America The Federal Bureau of Investigation has admitted for the first time to buying U.S. location data instead of obtaining a warrant. While the practice of buying people’s location data has been on the rise since the US Supreme Court strengthened the warrantless surveillance of Americans’ phones five years ago, the FBI has never made such a purchase.
This was announced today at the United States Senate’s hearing on international threats, which was attended by five of the country’s intelligence chiefs. Senator Ron Wyden, Democrat of Oregon, asked Director Christopher Wray about the bureau’s use of commercial data: “Should the FBI buy the geographic data of America’s phones?” They asked a question. Rye acknowledged that the agency is not currently doing this, but has in the past. Limited response to information companies collect specifically for advertising purposes.
“To my knowledge, we currently do not purchase business database information that includes location information from Internet advertising,” Wray said. “I understand that we have previously—as in the past—purchased some information for a certain national security pilot project. But this has been inactive for some time. He added that the bureau now relies on “court-approved process” to obtain location information from companies.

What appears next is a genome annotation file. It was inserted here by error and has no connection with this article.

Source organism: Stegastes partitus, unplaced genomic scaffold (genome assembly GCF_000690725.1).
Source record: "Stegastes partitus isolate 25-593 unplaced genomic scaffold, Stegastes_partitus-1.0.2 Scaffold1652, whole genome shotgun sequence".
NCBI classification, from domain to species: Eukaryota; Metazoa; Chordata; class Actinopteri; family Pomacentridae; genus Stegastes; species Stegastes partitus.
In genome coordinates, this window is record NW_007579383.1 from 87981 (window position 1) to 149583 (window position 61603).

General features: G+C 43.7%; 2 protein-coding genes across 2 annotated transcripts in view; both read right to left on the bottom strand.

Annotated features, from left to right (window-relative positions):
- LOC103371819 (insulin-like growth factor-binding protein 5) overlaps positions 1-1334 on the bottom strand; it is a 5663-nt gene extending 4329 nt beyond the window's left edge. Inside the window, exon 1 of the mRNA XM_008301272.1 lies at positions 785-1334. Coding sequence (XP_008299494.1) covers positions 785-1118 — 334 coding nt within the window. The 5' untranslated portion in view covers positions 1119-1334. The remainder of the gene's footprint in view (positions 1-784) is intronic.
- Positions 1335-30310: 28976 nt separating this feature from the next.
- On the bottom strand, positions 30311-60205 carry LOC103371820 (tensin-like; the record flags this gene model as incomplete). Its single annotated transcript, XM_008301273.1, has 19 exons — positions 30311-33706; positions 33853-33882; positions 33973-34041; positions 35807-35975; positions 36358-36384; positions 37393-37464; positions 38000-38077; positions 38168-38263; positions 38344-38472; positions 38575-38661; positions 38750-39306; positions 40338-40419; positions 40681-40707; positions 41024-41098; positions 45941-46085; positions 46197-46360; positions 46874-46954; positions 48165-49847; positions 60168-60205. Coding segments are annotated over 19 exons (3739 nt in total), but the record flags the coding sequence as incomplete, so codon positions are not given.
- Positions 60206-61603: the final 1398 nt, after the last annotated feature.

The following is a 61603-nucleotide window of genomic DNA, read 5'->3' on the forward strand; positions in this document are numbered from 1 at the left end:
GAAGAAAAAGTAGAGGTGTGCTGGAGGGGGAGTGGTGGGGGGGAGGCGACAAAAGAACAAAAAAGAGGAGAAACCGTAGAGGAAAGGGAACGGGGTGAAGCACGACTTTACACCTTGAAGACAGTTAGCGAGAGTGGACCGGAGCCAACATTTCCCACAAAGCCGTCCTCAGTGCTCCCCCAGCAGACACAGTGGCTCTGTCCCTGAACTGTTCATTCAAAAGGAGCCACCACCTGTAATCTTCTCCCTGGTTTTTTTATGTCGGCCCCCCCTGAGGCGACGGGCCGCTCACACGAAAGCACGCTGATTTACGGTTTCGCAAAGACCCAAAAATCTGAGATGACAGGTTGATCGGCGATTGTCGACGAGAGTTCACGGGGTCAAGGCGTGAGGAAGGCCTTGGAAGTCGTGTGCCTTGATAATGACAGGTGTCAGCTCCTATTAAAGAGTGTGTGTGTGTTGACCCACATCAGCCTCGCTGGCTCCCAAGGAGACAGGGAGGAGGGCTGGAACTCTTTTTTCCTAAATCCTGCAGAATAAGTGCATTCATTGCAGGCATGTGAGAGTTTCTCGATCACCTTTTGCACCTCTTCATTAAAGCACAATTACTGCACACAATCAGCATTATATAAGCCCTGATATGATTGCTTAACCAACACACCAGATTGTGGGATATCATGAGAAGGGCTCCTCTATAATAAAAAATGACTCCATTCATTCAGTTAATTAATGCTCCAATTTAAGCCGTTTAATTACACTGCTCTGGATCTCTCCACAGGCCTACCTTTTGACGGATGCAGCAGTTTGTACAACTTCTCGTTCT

It was not immediately clear whether a warrant—an order signed by a judge who reasonably believes a crime has been committed—or some other legal instrument. Wray also did not say why the FBI stopped the operation.
In its landmark Carpenter v. United States The Supreme Court’s decision said government agencies that obtain historic site information without a warrant are violating the Fourth Amendment’s guarantee against unreasonable searches. But the verdict was interpreted a little differently. Privacy advocates say the ruling creates a loophole that allows the government to easily buy things it can’t legally obtain. The US Customs and Border Protection (CBP) and the Defense Intelligence Agency are among the federal agencies known to have exploited the loophole.
The Department of Homeland Security has reportedly bought the geolocation of millions of Americans from private marketplaces. The data comes from deceptively good sources like mobile games and weather apps. Beyond the federal government, state and local authorities are known to have software that feeds them cell phone tracking data.
Asked during a Senate hearing whether the FBI would resume its practice of buying location data, Ray said, “We have no plans to change that at this time.”
Sean Vitka, a policy attorney at Demand Progress, a nonprofit focused on national security and privacy reform, called Wray’s admission “appalling” in his opinion that the FBI should be more forthcoming about the purchases. “The public needs to know who authorized this purchase, why and what other agencies have done or are trying to do the same,” he said, adding that Congress should act to ban the practice entirely.